Vegetable Growing (Outdoors) in Australia Industry Market Research Report Now Updated by IBISWorld
Over the past five years, Australian vegetable growers have contended with adverse growing conditions, unfavourable exchange rate movements and challenges along the supply chain. In addition, the slump in consumer spending seems to also have detracted from growth as consumption expenditure slowed. For these reasons, industry research firm IBISWorld has updated its report on the Vegetable Growing (Outdoors) industry in Australia.
Melbourne, Australia (PRWEB) November 23, 2012
Over the past five years, Australian vegetable growers have contended with adverse growing conditions, unfavourable exchange rate movements and challenges along the supply chain. In addition, the slump in consumer spending seems to also have detracted from growth as consumption expenditure slowed and industry revenue grew at an annualised 1.5% over the five-year period. This was offset to some extent by a rise in farmgate prices for vegetables, which boosted profitability. According to IBISWorld Industry analyst Suzannah Rowley, “increasing health concerns among consumers also supported demand as people tried to reduce their fat and sugar intake”. This was supported by government and industry marketing campaigns such as Go for 2 & 5, which recommend consumers eat two serves of fruit and five serves of vegetables a day. These positive factors are expected to strengthen over the next year and in conjunction with improved growing conditions, revenue for the Vegetable Growing (Outdoors) industry in Australia is forecast to increase by 5.3% in 2012-13 to reach $4.17 billion.
Rising health consciousness is likely to be a major driver of growth over the next five years. The majority of Australians consume below the recommended level of fruit and vegetables, which indicates that there are still plenty of growth opportunities for the industry. Increases in production volumes and vegetable prices will also help boost revenue and profitability over the next five years. However, growers will have to contend with the rise of cheap imports on the domestic and global markets. “Added to this could be the negative effects of further erratic weather patterns such as drought or flooding”, says Rowley. Overall, industry revenue is expected to increase over the next five years.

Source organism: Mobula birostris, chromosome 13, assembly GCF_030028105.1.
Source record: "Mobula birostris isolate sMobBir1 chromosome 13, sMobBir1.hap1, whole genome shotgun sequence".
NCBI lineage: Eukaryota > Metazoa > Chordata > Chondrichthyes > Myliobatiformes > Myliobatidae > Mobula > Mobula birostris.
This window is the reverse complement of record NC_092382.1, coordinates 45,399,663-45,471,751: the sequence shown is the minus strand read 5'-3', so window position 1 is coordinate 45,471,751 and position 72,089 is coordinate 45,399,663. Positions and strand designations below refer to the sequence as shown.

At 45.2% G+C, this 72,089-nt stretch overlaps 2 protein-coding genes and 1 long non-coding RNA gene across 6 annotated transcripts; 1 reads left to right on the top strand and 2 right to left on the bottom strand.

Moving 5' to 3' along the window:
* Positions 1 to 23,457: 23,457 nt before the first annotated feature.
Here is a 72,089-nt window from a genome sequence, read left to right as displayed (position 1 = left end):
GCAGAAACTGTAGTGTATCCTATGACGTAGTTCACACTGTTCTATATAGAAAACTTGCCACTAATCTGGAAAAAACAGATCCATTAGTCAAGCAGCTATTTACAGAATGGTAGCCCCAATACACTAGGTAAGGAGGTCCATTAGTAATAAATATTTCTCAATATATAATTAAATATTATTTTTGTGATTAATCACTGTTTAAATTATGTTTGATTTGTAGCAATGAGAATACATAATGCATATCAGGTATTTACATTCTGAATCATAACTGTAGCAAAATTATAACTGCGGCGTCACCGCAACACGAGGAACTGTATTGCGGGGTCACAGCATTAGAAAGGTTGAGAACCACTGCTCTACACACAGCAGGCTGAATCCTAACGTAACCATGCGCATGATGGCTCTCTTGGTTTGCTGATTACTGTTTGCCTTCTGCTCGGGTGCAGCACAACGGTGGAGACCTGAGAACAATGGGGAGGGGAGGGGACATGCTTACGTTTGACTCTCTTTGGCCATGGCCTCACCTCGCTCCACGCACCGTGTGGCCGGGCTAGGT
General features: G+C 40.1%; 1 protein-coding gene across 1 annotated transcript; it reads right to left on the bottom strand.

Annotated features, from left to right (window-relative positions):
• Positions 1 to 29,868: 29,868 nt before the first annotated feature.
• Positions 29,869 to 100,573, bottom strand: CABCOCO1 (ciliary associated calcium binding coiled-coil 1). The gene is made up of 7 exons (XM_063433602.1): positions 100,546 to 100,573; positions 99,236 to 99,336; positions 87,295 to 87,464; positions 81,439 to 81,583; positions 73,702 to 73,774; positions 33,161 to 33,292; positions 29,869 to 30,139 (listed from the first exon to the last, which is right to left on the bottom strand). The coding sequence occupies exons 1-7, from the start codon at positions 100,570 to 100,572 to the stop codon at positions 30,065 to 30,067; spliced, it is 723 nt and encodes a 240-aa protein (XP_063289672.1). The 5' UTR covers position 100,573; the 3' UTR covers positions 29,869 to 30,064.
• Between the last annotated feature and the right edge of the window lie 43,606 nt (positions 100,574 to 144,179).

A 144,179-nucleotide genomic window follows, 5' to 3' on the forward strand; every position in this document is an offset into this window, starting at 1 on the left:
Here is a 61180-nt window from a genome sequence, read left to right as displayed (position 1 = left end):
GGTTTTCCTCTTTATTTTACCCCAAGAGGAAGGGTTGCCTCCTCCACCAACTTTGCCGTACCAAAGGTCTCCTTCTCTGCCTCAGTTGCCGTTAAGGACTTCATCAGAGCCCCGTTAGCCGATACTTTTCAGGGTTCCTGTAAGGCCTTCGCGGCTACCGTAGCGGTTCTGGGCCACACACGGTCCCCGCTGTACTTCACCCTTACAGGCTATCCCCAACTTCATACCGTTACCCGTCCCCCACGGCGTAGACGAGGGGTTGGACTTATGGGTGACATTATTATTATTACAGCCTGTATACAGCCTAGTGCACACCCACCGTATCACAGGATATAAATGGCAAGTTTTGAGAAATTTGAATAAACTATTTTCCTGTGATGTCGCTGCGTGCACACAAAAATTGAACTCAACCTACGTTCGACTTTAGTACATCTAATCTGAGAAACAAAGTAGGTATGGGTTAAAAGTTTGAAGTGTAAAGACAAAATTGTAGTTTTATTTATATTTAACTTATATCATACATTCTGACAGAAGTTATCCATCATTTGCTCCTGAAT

Vegetable growing has a low level of ownership concentration compared with other sectors of the Australian economy. The Vegetable Growing (Outdoors) industry in Australia is highly fragmented and largely family run. The value of operations undergone by the majority of businesses can vary given that farmers generally undertake multiple agri-activities simultaneously such as rearing livestock while growing vegetables and other crops. Unfavourable climatic conditions have prompted consolidation across the vegetable growing industry as it becomes more difficult and more expensive to remain viable in the industry. As such, during the past five years enterprise and establishment numbers decreased.
For more information, visit IBISWorld's Vegetable Growing (Outdoors) report in Australia industry page.
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IBISWorld industry Report Key Topics
Farmers in this industry grow vegetables outdoors in open fields.
Key External Drivers
Industry Life Cycle
Products & Markets
Products & Services
Market Share Concentration
Key Success Factors
Cost Structure Benchmarks
Basis of Competition
Barriers to Entry
Technology & Systems
Regulation & Policy
About IBISWorld Inc.
Recognised as the nation's most trusted independent source of industry and market research, IBISWorld offers a comprehensive database of unique information and analysis on every Australian industry. With an extensive online portfolio, valued for its depth and scope, the company equips clients with the insight necessary to make better business decisions. Headquartered in Melbourne, IBISWorld serves a range of business, professional service and government organisations through more than 10 locations worldwide. For more information, visit http://www.ibisworld.com.au or call (03) 9655 3886.
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